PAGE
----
Popular TV show airs episode inspired by Owen PowerPoint

Wednesday’s “Law and Order- Special Victims Unit” featured a premise that closely paralleled Karen Owen’s now infamous PowerPoint, featuring a young woman murdered after the circulation of her “Lay List.”
Wednesday’s “Law and Order- Special Victims Unit” featured a premise that closely paralleled Karen Owen’s now infamous PowerPoint, featuring a young woman murdered after the circulation of her “Lay List.”

After a raunchy PowerPoint detailing the sexual encounters of a Duke alumna went viral, some sympathetic Dukies found themselves asking a rhetorical question: Could it get any worse?

Only in the world of Law & Order: Special Victims Unit, apparently.

The PowerPoint, originally created by Karen Owen, Trinity ’10, was posted all over the web within days after she e-mailed it to her close friends. Now, two months after the presentation surfaced, Hollywood has picked up the story.

In an episode of the show that aired Wednesday night, a young ad mogul named Caitlin winds up dead after a PowerPoint she created ranking the penis sizes of her office conquests—titled “My Lay List: A Scholarly Treatise On Office Relationships”—goes viral.

As the investigation into the victim’s death proceeds, detective Olivia Benson rehashes the debate that raged on the blogosphere: “Cutting edge technology but the same ol’ double standard. Guys who sleep around are studs, girls are sluts.”

The episode mirrored the details of the real-life scandal so well—just two more men were ranked in a document that was 10 pages shorter than Owen’s presentation—that one blog satirically quipped: “Is Karen Owen in danger?”

In an interview with The Chronicle, Owen said she did not watch the episode and is not offended that her character was killed off—she sees it as a distinct work of fiction. Owen agreed to an interview with The Chronicle but declined to be quoted directly in this article.

SVU Producer Dan Truly, who wrote the episode, said Caitlin’s death should not be read as a reflection of his feelings about Owen’s actions.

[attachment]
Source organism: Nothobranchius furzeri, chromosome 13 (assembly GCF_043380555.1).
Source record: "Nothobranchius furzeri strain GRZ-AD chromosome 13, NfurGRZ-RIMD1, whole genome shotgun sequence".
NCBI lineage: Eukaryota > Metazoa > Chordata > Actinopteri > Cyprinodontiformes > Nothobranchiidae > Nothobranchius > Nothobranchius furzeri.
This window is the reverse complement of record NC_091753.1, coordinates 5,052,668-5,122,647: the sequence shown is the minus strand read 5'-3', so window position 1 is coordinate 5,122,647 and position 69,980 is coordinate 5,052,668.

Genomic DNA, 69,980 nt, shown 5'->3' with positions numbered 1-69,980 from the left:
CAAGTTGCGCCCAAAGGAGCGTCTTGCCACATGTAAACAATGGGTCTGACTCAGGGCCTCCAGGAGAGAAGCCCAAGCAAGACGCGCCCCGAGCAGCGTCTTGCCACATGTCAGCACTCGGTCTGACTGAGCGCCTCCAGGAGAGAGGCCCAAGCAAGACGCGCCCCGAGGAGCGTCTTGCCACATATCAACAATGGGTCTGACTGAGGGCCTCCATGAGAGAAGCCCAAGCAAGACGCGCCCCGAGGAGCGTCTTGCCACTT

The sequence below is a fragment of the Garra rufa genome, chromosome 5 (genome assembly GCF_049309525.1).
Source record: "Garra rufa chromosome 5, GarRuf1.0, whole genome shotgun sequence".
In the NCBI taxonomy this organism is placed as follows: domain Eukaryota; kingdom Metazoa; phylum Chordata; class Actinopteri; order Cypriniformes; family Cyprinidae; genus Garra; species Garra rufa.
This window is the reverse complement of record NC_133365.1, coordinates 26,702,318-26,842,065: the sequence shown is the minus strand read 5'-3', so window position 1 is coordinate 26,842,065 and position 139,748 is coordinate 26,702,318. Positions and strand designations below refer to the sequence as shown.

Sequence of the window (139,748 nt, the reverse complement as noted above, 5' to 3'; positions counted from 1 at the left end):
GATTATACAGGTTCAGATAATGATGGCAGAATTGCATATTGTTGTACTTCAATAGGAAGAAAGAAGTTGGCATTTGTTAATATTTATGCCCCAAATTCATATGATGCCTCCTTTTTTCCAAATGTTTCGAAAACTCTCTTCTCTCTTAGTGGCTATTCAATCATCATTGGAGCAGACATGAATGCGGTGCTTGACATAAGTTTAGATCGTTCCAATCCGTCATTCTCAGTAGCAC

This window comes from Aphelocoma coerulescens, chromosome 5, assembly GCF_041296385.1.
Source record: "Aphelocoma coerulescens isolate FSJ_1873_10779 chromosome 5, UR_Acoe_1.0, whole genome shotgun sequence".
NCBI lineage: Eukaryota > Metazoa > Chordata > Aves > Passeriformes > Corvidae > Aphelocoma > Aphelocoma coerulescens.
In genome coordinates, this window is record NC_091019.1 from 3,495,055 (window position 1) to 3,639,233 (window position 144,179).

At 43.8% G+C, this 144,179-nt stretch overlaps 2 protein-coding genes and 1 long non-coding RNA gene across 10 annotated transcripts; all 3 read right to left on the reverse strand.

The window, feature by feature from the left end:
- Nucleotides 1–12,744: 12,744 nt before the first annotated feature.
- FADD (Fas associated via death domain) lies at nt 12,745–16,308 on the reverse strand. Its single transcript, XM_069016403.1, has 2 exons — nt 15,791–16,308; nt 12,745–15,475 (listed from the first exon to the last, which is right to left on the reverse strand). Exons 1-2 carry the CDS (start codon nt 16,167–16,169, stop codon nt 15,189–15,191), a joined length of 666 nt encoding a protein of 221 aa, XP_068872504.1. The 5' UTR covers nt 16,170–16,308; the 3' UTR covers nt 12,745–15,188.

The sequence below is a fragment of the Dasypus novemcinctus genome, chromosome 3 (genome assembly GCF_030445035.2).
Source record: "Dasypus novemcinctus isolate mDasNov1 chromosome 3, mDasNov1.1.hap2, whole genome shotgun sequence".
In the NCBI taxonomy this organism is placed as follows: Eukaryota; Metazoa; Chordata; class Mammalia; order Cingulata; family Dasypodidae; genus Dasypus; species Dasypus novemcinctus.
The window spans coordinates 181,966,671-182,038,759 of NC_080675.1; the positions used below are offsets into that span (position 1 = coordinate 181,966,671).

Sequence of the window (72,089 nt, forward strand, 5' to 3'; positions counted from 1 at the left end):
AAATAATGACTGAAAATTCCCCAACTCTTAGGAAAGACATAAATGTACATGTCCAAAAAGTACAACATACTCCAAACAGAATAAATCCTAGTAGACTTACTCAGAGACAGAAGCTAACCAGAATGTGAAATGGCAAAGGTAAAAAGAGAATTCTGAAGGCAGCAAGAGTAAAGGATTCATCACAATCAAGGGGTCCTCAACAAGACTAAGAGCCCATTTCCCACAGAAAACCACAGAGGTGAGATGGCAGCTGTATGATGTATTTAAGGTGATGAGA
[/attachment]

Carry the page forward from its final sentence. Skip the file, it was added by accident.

“It’s really kind of a selfish thing from a writer’s point of view—it’s easier if the victim dies,” he said. “She could have told us what happened. I needed time to push off those revelations.”

The original Law & Order was famous for ripping stories from the headlines, but Truly said that the technique is less effective in the age of the Internet. Scandals have been thoroughly dissected in the blogosphere by the time an episode airs. But Owen’s story was the perfect fodder for a script, he said.

“We rip from Section B, Page 24—smaller stories that we can get a couple themes out of,” he said.

Michael Malone, a visiting professor of the practice of theater studies, noted that drawing from reality as inspiration for fiction is nothing new—even Shakespeare did it. But he fears the use of the technique has gotten out of hand in recent years.

“I have never known a fiction that didn’t have facts in it. But the fundamental point about telling stories is those facts are no excuse for fiction,” he said. “Just because it’s a real story doesn’t make it a good story. I worry we sometimes lose that distinction.”

To hold viewers’ interest, Truly explained that he always ensures that the twists of his script deviate considerably from what happen in real life. In any case, he noted, he had to set the Owen-inspired episode in an office because the show had recently aired an episode set on a college campus.

Mike Schoenfeld, vice president for public affairs and government relations, said he is grateful for the change.

“It made it even more oblique for the viewers. I don’t know how many people who watched that might have ultimately made the connection to Duke,” he said. “Something like this is not what you would necessarily seek out for coverage or attention.”

Schoenfeld noted that he is working to increase Hollywood’s evocations of Duke, so long as the point of reference is not a sex scandal.

“There are a lot of top colleges that have visibility. Look at ‘Legally Blonde,’” he said. “I would love for Duke to have more than its fair share of references in television and film.”

Law & Order: Special Victims Unit has given Duke a recurring role, though perhaps not one Schoenfeld would have chosen. The show also used the 2006 lacrosse case as the basis for an episode, Truly said.

“We should name a character ‘Duke’ because of all the stories you’ve given us,” he joked.

Ultimately, however, Owen’s PowerPoint says little about Duke as an institution, Truly noted. Sex and alcohol are staples of college life. Truly said he was drawn to Owen by the richness of her voice as a writer.

“I thought what she did was funny and clever,” he said. “I was so happy that I didn’t do what this girl did because I’m a writer, so I would have been dumb enough to make a list and try to be witty. I’m just glad that I didn’t have the Internet when I was growing up.”

Nevertheless, Truly could only milk Owen’s PowerPoint for four or five scenes—anything more would have felt like a stretch, he said. Caitlin’s murder was resolved well before the episode’s half-way mark, and the detectives moved on without ever mentioning the victim again.

Although she wishes Law & Order had not referenced her in the first place, Owen said she was relieved by the plot’s quick pivot. In the end, the story really was not about her at all.


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